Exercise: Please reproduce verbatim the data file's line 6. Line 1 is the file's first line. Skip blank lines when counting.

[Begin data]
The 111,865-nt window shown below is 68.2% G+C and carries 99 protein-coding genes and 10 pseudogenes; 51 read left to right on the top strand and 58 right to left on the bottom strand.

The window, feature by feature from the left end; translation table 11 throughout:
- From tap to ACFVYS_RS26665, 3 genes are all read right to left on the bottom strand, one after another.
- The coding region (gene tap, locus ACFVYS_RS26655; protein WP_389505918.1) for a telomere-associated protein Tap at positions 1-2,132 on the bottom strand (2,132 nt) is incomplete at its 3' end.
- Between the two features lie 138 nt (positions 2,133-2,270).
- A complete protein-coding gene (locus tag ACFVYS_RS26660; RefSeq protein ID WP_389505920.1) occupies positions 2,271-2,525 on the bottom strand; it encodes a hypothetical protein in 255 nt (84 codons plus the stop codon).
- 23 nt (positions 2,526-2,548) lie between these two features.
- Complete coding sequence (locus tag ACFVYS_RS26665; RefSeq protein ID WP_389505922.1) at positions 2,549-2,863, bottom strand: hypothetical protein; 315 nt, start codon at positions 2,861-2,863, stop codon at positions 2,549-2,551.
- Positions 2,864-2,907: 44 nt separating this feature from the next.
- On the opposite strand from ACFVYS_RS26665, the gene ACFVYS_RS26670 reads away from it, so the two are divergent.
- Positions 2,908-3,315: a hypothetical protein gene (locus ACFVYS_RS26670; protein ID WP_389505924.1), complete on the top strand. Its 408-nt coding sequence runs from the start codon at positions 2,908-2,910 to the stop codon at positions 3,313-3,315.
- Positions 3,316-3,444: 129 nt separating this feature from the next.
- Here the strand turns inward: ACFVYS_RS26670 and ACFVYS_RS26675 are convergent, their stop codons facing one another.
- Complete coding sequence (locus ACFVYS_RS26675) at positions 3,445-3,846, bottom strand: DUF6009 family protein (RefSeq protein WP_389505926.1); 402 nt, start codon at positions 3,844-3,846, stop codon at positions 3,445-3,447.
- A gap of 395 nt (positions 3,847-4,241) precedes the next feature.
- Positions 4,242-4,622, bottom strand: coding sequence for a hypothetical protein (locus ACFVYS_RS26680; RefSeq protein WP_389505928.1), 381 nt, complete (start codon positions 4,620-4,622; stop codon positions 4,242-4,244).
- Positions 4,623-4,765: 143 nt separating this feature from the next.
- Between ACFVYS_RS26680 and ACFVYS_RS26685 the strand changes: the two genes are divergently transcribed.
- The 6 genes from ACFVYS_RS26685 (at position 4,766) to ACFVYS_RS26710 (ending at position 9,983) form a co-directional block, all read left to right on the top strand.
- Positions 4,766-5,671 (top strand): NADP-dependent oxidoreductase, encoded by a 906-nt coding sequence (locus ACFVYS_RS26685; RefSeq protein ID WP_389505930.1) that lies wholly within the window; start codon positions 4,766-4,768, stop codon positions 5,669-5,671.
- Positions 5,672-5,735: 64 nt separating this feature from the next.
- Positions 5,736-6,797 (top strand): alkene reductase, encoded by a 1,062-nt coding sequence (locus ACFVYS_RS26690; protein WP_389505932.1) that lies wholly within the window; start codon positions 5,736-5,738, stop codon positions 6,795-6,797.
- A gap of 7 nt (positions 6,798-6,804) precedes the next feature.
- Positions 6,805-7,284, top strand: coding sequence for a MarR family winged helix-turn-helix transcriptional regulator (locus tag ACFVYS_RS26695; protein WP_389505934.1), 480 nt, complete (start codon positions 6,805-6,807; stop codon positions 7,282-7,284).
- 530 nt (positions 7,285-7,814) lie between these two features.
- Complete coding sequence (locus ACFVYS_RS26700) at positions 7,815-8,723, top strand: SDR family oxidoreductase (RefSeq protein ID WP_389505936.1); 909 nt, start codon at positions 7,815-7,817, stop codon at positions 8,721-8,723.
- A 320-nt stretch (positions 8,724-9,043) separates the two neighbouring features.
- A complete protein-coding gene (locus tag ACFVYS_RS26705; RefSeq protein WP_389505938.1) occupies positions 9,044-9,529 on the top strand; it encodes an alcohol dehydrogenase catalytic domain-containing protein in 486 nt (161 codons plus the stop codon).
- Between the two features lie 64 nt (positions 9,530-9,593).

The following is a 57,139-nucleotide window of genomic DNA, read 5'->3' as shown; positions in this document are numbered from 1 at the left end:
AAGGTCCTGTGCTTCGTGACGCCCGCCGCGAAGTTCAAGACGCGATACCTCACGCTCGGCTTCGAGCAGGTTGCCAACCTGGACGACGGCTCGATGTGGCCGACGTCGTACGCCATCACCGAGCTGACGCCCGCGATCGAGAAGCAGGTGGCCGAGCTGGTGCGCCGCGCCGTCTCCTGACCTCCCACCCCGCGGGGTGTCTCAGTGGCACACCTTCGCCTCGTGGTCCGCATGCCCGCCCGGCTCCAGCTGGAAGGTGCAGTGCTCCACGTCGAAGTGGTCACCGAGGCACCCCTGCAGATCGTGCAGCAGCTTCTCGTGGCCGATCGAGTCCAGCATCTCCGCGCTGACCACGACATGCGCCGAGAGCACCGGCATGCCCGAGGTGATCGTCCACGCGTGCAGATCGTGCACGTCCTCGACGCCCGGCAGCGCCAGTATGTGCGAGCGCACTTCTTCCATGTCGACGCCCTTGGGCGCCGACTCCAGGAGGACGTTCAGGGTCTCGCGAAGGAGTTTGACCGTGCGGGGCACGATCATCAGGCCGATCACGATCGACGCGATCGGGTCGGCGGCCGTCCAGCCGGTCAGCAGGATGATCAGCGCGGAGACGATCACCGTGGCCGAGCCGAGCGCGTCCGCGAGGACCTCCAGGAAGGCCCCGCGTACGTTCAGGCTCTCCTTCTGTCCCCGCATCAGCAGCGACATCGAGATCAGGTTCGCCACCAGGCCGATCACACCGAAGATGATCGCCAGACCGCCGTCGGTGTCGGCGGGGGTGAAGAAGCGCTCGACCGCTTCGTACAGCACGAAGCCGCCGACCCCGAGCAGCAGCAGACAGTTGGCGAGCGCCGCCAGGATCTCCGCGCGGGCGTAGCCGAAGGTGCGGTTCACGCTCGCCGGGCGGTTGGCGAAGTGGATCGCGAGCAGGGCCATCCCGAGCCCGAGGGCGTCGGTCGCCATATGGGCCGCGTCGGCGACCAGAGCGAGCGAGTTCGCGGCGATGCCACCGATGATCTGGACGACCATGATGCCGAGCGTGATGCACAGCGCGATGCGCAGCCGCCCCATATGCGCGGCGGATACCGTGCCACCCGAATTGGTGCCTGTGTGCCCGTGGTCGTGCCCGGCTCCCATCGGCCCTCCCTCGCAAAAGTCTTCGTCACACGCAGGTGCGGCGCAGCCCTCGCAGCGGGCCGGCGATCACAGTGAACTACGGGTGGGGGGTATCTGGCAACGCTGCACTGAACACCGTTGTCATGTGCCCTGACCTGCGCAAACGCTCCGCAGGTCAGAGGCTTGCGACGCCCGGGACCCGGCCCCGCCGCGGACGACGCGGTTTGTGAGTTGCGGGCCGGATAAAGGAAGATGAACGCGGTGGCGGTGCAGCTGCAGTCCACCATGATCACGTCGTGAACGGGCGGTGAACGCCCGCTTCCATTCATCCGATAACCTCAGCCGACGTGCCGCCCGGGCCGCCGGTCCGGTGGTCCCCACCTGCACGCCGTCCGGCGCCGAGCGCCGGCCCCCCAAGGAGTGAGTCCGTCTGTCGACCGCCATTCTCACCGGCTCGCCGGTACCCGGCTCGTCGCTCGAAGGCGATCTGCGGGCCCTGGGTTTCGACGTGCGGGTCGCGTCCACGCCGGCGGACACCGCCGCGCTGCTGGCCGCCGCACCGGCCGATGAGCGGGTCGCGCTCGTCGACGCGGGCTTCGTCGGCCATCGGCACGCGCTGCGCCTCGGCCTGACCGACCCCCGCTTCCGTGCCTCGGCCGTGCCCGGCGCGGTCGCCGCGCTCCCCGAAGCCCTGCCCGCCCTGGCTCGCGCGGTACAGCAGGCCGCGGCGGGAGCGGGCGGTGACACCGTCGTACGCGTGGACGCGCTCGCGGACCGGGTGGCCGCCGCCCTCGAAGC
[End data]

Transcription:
- A complete protein-coding gene (locus tag ACFVYS_RS26660; RefSeq protein ID WP_389505920.1) occupies positions 2,271-2,525 on the bottom strand; it encodes a hypothetical protein in 255 nt (84 codons plus the stop codon).